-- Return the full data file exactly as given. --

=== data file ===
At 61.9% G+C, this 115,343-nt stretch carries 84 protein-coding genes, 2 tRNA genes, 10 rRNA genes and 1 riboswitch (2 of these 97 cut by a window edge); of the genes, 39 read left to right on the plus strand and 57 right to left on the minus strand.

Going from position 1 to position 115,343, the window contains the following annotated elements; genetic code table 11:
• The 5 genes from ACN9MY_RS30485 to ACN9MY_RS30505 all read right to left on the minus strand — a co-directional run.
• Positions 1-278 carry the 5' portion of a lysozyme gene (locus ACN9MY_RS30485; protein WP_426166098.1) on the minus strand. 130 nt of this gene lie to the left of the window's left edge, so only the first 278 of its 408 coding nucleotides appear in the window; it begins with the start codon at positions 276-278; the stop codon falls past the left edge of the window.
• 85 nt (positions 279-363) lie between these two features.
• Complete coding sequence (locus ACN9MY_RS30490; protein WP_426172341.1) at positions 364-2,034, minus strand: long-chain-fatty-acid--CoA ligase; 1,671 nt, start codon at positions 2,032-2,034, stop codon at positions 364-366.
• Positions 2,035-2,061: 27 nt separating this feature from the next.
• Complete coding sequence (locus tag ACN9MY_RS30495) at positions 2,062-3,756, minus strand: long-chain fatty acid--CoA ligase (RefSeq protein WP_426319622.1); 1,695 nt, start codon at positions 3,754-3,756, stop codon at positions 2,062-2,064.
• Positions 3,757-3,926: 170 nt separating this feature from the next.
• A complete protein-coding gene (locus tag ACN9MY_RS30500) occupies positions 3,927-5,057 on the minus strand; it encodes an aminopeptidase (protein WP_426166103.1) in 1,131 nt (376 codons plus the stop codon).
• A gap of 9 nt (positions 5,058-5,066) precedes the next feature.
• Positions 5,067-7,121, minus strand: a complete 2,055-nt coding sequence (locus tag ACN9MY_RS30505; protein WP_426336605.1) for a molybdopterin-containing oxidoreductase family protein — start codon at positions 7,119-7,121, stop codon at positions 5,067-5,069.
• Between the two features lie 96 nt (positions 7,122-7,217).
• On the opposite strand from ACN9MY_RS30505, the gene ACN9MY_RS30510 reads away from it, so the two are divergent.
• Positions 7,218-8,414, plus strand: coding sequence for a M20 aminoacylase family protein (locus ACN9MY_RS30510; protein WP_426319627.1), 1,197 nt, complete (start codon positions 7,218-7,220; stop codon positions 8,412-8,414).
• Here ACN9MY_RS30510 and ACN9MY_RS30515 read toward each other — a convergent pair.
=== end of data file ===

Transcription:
At 61.9% G+C, this 115,343-nt stretch carries 84 protein-coding genes, 2 tRNA genes, 10 rRNA genes and 1 riboswitch (2 of these 97 cut by a window edge); of the genes, 39 read left to right on the plus strand and 57 right to left on the minus strand.

Going from position 1 to position 115,343, the window contains the following annotated elements; genetic code table 11:
• The 5 genes from ACN9MY_RS30485 to ACN9MY_RS30505 all read right to left on the minus strand — a co-directional run.
• Positions 1-278 carry the 5' portion of a lysozyme gene (locus ACN9MY_RS30485; protein WP_426166098.1) on the minus strand. 130 nt of this gene lie to the left of the window's left edge, so only the first 278 of its 408 coding nucleotides appear in the window; it begins with the start codon at positions 276-278; the stop codon falls past the left edge of the window.
• 85 nt (positions 279-363) lie between these two features.
• Complete coding sequence (locus ACN9MY_RS30490; protein WP_426172341.1) at positions 364-2,034, minus strand: long-chain-fatty-acid--CoA ligase; 1,671 nt, start codon at positions 2,032-2,034, stop codon at positions 364-366.
• Positions 2,035-2,061: 27 nt separating this feature from the next.
• Complete coding sequence (locus tag ACN9MY_RS30495) at positions 2,062-3,756, minus strand: long-chain fatty acid--CoA ligase (RefSeq protein WP_426319622.1); 1,695 nt, start codon at positions 3,754-3,756, stop codon at positions 2,062-2,064.
• Positions 3,757-3,926: 170 nt separating this feature from the next.
• A complete protein-coding gene (locus tag ACN9MY_RS30500) occupies positions 3,927-5,057 on the minus strand; it encodes an aminopeptidase (protein WP_426166103.1) in 1,131 nt (376 codons plus the stop codon).
• A gap of 9 nt (positions 5,058-5,066) precedes the next feature.
• Positions 5,067-7,121, minus strand: a complete 2,055-nt coding sequence (locus tag ACN9MY_RS30505; protein WP_426336605.1) for a molybdopterin-containing oxidoreductase family protein — start codon at positions 7,119-7,121, stop codon at positions 5,067-5,069.
• Between the two features lie 96 nt (positions 7,122-7,217).
• On the opposite strand from ACN9MY_RS30505, the gene ACN9MY_RS30510 reads away from it, so the two are divergent.
• Positions 7,218-8,414, plus strand: coding sequence for a M20 aminoacylase family protein (locus ACN9MY_RS30510; protein WP_426319627.1), 1,197 nt, complete (start codon positions 7,218-7,220; stop codon positions 8,412-8,414).
• Here ACN9MY_RS30510 and ACN9MY_RS30515 read toward each other — a convergent pair.